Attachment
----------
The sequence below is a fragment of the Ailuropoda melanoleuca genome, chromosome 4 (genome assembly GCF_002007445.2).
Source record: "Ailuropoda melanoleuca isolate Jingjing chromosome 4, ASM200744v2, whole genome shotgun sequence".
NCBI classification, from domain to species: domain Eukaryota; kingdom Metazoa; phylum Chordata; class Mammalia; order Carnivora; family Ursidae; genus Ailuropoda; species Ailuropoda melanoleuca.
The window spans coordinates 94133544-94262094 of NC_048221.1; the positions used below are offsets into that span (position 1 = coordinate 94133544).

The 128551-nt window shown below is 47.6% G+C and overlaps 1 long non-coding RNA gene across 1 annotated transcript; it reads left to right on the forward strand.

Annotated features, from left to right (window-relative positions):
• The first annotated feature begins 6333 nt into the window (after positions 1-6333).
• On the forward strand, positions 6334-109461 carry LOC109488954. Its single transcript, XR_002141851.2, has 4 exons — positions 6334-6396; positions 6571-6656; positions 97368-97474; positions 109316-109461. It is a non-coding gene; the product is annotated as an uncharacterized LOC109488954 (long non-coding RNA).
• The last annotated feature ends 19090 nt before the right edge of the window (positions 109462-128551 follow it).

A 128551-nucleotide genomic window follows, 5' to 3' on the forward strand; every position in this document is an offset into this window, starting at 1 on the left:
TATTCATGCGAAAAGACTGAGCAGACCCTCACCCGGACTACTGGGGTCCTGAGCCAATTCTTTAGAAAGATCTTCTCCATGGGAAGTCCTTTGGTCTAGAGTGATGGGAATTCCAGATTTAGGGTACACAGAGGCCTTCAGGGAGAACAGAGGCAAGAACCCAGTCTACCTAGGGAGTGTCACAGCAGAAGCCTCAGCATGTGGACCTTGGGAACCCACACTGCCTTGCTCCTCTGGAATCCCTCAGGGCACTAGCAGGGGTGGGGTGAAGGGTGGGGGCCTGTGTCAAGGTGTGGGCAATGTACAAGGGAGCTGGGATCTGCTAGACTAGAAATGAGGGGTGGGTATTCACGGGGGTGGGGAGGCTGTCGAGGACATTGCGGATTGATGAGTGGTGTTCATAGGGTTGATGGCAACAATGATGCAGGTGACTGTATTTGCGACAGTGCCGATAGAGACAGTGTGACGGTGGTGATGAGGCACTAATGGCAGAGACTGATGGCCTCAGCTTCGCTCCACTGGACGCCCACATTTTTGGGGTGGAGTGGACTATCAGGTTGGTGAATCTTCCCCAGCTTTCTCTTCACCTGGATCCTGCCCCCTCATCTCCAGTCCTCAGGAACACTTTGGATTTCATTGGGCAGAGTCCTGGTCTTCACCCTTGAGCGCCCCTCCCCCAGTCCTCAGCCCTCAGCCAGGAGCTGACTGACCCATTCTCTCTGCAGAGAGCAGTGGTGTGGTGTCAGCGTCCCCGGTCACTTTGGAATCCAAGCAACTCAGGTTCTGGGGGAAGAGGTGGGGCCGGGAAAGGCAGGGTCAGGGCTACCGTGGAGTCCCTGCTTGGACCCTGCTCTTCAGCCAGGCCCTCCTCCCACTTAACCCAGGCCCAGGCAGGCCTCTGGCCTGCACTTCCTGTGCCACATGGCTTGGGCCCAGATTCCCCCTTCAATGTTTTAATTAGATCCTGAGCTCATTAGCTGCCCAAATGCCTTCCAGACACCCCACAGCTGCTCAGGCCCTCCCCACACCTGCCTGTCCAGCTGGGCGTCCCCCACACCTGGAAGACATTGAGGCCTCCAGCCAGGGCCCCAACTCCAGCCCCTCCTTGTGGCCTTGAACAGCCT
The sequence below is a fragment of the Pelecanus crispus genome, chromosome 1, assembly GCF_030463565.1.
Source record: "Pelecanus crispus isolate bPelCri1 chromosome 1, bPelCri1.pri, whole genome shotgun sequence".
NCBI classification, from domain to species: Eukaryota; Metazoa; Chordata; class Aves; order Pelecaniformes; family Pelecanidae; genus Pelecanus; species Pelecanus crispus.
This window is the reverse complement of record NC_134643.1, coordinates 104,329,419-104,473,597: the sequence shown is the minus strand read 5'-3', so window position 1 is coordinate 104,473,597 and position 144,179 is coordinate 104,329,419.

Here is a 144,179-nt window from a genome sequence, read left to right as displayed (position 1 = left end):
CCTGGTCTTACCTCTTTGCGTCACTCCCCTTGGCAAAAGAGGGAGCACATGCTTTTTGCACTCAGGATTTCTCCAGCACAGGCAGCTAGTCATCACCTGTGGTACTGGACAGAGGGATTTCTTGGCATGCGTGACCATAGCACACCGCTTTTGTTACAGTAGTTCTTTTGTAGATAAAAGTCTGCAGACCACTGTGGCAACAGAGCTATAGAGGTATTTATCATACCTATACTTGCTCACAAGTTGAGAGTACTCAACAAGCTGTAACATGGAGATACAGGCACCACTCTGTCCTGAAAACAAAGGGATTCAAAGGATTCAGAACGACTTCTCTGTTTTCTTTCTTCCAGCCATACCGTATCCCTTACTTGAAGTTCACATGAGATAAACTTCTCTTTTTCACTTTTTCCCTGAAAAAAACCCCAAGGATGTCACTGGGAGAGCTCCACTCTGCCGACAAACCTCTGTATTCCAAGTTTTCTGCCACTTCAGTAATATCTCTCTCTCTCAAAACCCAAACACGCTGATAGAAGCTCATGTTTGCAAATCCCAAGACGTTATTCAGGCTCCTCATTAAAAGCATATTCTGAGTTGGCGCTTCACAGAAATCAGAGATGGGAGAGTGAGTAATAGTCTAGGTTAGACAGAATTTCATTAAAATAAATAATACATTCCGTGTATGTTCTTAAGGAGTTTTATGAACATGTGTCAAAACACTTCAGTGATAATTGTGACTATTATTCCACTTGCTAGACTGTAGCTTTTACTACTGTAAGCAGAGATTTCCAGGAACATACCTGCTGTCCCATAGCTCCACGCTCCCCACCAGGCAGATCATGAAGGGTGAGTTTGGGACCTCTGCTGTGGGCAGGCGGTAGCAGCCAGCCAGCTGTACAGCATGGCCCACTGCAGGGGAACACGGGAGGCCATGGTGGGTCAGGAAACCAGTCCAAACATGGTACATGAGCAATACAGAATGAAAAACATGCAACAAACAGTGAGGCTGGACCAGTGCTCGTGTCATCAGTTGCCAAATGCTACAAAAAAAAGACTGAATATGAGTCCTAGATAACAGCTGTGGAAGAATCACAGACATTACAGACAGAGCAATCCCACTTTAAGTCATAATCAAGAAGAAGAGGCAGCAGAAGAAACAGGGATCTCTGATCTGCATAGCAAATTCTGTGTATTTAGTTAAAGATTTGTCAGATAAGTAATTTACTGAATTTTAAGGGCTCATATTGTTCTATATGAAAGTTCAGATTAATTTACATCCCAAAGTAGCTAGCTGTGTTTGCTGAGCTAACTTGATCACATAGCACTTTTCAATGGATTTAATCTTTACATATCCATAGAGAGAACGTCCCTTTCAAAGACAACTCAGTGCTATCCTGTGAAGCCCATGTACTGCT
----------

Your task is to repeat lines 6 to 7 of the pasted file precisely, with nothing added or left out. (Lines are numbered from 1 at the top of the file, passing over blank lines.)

Annotated features, from left to right (window-relative positions):
• The first annotated feature begins 6333 nt into the window (after positions 1-6333).